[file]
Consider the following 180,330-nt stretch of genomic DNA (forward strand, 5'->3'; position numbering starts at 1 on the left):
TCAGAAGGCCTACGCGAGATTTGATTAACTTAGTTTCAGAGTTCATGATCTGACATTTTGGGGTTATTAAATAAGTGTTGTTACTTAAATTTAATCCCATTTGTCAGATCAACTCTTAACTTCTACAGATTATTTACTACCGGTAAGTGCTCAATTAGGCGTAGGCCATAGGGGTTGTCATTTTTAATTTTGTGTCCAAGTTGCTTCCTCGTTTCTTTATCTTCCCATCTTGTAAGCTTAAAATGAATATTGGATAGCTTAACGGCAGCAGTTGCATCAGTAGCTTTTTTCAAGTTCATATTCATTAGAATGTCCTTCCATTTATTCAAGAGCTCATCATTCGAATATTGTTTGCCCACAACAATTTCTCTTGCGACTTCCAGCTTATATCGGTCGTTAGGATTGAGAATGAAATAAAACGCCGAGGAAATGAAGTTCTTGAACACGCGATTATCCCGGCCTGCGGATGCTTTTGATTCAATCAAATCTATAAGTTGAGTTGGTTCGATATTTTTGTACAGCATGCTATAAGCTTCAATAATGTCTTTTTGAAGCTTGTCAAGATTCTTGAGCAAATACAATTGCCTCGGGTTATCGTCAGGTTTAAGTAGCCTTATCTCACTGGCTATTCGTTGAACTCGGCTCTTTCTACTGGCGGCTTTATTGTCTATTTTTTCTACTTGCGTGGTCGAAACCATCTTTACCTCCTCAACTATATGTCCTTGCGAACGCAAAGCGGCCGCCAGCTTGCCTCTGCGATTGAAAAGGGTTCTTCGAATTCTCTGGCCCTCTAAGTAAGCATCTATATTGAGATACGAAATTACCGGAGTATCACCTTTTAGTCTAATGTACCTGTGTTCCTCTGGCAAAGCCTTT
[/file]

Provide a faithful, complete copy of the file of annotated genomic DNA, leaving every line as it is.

Consider the following 180,330-nt stretch of genomic DNA (forward strand, 5'->3'; position numbering starts at 1 on the left):
TCAGAAGGCCTACGCGAGATTTGATTAACTTAGTTTCAGAGTTCATGATCTGACATTTTGGGGTTATTAAATAAGTGTTGTTACTTAAATTTAATCCCATTTGTCAGATCAACTCTTAACTTCTACAGATTATTTACTACCGGTAAGTGCTCAATTAGGCGTAGGCCATAGGGGTTGTCATTTTTAATTTTGTGTCCAAGTTGCTTCCTCGTTTCTTTATCTTCCCATCTTGTAAGCTTAAAATGAATATTGGATAGCTTAACGGCAGCAGTTGCATCAGTAGCTTTTTTCAAGTTCATATTCATTAGAATGTCCTTCCATTTATTCAAGAGCTCATCATTCGAATATTGTTTGCCCACAACAATTTCTCTTGCGACTTCCAGCTTATATCGGTCGTTAGGATTGAGAATGAAATAAAACGCCGAGGAAATGAAGTTCTTGAACACGCGATTATCCCGGCCTGCGGATGCTTTTGATTCAATCAAATCTATAAGTTGAGTTGGTTCGATATTTTTGTACAGCATGCTATAAGCTTCAATAATGTCTTTTTGAAGCTTGTCAAGATTCTTGAGCAAATACAATTGCCTCGGGTTATCGTCAGGTTTAAGTAGCCTTATCTCACTGGCTATTCGTTGAACTCGGCTCTTTCTACTGGCGGCTTTATTGTCTATTTTTTCTACTTGCGTGGTCGAAACCATCTTTACCTCCTCAACTATATGTCCTTGCGAACGCAAAGCGGCCGCCAGCTTGCCTCTGCGATTGAAAAGGGTTCTTCGAATTCTCTGGCCCTCTAAGTAAGCATCTATATTGAGATACGAAATTACCGGAGTATCACCTTTTAGTCTAATGTACCTGTGTTCCTCTGGCAAAGCCTTT